The right way of telling people?
Effective music marketing involves spending money on the
overall consumer experience but most importantly it needs to then be communicated to consumers in the right
way. This involves integrating social media - 70% of people now say they find
out about a festival through Word Of Mouth - Companies can assume WOM
social media now. Artists have used link and video-based social networks
as their chosen method of communication over the last few years, which makes sense given that artists
typically want to share sound. However, visual (image-based) social networking is on the rise with platforms like Path, Instagram and Pinterest are
hugely popular and new platforms are appearing regularly.
‘Is the Festival business dead’?
The answer is unmistakably NO it’s not but the days of opening a field and putting a few acts
on and not really providing much quality is gone.
industry it’s vital to ensure time, effort and money are spent in making the
brand very strong. The industry needs to ensure that customers want to come to the
events and that the relevant acts are there too. What you have to be really careful of in the UK, is that experiences are priced in the right way. A challenge faced in
the industry is the increasing affordability and desirability of going abroad
to experience festivals. Events here, must be priced appropriately with the
value obvious to see in order to entice those consumers who can easily fly to Croatia and have an experience of pretty much the same acts in the sunshine. There
is also a need to be wary that it is not seen as a solely UK business, but Europe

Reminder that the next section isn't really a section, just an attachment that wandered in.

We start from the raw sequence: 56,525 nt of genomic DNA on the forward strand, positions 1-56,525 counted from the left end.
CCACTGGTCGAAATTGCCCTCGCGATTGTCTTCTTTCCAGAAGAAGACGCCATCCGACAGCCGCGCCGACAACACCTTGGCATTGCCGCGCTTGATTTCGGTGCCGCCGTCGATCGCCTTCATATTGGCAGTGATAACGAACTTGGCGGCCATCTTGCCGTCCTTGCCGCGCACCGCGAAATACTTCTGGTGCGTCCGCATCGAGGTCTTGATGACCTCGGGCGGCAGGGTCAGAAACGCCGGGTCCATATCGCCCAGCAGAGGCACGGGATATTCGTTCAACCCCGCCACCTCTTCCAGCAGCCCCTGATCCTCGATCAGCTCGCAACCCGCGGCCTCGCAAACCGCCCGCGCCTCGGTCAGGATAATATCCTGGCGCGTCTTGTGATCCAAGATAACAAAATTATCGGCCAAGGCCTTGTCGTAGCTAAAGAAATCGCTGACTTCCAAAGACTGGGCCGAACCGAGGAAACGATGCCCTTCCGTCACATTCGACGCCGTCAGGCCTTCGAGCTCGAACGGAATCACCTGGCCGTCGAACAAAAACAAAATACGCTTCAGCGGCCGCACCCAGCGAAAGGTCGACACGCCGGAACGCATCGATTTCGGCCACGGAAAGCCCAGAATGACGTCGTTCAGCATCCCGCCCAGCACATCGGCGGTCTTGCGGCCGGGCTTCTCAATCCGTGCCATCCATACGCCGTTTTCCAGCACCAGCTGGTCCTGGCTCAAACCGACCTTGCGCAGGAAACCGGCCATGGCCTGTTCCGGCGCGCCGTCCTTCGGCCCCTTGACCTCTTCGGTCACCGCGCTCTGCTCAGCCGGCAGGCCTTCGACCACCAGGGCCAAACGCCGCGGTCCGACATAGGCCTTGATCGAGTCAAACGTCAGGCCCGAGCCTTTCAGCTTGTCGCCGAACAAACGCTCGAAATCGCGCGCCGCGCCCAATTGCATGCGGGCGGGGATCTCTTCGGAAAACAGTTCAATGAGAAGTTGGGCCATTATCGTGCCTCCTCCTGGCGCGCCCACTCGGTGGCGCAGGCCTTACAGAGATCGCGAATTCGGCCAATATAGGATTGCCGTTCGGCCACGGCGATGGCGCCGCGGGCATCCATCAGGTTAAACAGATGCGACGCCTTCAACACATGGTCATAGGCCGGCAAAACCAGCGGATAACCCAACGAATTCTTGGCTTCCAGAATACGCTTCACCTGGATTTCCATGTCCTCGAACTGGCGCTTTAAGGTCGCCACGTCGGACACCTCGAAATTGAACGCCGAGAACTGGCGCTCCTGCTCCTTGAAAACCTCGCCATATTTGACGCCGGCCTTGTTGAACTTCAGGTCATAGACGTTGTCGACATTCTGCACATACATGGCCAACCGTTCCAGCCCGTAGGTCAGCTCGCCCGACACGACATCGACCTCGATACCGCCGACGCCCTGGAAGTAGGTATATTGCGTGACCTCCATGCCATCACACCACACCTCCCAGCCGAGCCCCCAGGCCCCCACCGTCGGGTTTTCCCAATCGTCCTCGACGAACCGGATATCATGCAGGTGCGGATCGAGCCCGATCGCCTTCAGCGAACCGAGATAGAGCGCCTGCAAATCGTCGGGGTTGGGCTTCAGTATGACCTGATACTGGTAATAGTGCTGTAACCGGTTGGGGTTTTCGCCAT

wide and that those brands are relevant across those networks.
is in robust health but changes must be made in how consumers are targeted, how
content is provided and most importantly that conversations are on-going
– Festivals should not be seen as just 4 or 5 days in summer sunshine, they’re a
365 day a year communication channel of which 4 or 5 days a year happen to be
when it comes alive.
Creating value for money, Creating
Music marketing partnerships must create enough ‘other
stuff’ at Festivals and venues that add value to the user experience. The consumer then feels 'yes I’m paying £X but I’m
getting the best weekend/time of my life, I’m getting that memory created forever,
it’s the thing I’m going to talk about with my friends for the next 15 years'.
An example Live Nation are citing at the moment in sport is
that people will go to Twickenham for 7 hours for effectively 80 minutes of
rugby. However that desire to experience a day at Twickenham is because of all the other activities that happen there and that’s what the music event business has got to understand. People
will come to an event such as a Festival for 4 or 5 days and in reality the headline
acts only perform for 4 hours of that, so what are people doing for the other
65 or 70 hours that they are there?
Understanding and focusing on this, is key
for music marketing right now.